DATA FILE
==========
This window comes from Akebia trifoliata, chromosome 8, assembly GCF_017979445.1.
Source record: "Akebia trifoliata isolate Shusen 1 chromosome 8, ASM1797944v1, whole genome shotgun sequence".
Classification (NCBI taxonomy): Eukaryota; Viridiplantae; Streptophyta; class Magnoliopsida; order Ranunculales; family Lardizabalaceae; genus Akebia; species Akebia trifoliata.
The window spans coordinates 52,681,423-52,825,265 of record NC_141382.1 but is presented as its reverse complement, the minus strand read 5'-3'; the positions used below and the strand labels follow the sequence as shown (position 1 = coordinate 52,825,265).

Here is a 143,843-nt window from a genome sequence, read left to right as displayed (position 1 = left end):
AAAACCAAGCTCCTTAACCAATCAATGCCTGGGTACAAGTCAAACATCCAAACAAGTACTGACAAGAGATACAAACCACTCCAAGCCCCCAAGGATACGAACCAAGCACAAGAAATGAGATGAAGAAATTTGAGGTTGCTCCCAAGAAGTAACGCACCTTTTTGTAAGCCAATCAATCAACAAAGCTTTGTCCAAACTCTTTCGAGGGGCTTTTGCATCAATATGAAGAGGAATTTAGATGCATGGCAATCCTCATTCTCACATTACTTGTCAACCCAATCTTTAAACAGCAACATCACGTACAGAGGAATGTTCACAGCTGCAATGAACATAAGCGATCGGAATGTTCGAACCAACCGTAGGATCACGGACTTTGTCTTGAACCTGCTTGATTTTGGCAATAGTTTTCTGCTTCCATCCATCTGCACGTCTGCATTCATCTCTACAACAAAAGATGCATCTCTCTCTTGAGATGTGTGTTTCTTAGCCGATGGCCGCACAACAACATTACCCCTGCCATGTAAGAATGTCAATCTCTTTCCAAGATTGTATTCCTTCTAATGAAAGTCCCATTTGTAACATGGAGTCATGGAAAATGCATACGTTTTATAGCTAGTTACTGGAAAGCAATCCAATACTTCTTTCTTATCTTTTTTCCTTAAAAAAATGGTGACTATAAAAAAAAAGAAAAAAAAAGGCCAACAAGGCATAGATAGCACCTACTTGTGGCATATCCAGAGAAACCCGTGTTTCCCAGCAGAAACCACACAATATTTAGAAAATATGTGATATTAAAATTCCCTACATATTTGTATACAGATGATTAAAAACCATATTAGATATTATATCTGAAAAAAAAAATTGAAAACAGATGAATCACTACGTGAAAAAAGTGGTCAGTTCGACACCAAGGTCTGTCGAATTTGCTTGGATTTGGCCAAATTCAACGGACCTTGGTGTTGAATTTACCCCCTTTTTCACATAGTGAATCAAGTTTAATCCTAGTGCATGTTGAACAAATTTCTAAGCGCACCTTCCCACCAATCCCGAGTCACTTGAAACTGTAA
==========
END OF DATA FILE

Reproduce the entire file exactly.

This window comes from Akebia trifoliata, chromosome 8, assembly GCF_017979445.1.
Source record: "Akebia trifoliata isolate Shusen 1 chromosome 8, ASM1797944v1, whole genome shotgun sequence".
Classification (NCBI taxonomy): Eukaryota; Viridiplantae; Streptophyta; class Magnoliopsida; order Ranunculales; family Lardizabalaceae; genus Akebia; species Akebia trifoliata.
The window spans coordinates 52,681,423-52,825,265 of record NC_141382.1 but is presented as its reverse complement, the minus strand read 5'-3'; the positions used below and the strand labels follow the sequence as shown (position 1 = coordinate 52,825,265).

Here is a 143,843-nt window from a genome sequence, read left to right as displayed (position 1 = left end):
AAAACCAAGCTCCTTAACCAATCAATGCCTGGGTACAAGTCAAACATCCAAACAAGTACTGACAAGAGATACAAACCACTCCAAGCCCCCAAGGATACGAACCAAGCACAAGAAATGAGATGAAGAAATTTGAGGTTGCTCCCAAGAAGTAACGCACCTTTTTGTAAGCCAATCAATCAACAAAGCTTTGTCCAAACTCTTTCGAGGGGCTTTTGCATCAATATGAAGAGGAATTTAGATGCATGGCAATCCTCATTCTCACATTACTTGTCAACCCAATCTTTAAACAGCAACATCACGTACAGAGGAATGTTCACAGCTGCAATGAACATAAGCGATCGGAATGTTCGAACCAACCGTAGGATCACGGACTTTGTCTTGAACCTGCTTGATTTTGGCAATAGTTTTCTGCTTCCATCCATCTGCACGTCTGCATTCATCTCTACAACAAAAGATGCATCTCTCTCTTGAGATGTGTGTTTCTTAGCCGATGGCCGCACAACAACATTACCCCTGCCATGTAAGAATGTCAATCTCTTTCCAAGATTGTATTCCTTCTAATGAAAGTCCCATTTGTAACATGGAGTCATGGAAAATGCATACGTTTTATAGCTAGTTACTGGAAAGCAATCCAATACTTCTTTCTTATCTTTTTTCCTTAAAAAAATGGTGACTATAAAAAAAAAGAAAAAAAAAGGCCAACAAGGCATAGATAGCACCTACTTGTGGCATATCCAGAGAAACCCGTGTTTCCCAGCAGAAACCACACAATATTTAGAAAATATGTGATATTAAAATTCCCTACATATTTGTATACAGATGATTAAAAACCATATTAGATATTATATCTGAAAAAAAAAATTGAAAACAGATGAATCACTACGTGAAAAAAGTGGTCAGTTCGACACCAAGGTCTGTCGAATTTGCTTGGATTTGGCCAAATTCAACGGACCTTGGTGTTGAATTTACCCCCTTTTTCACATAGTGAATCAAGTTTAATCCTAGTGCATGTTGAACAAATTTCTAAGCGCACCTTCCCACCAATCCCGAGTCACTTGAAACTGTAA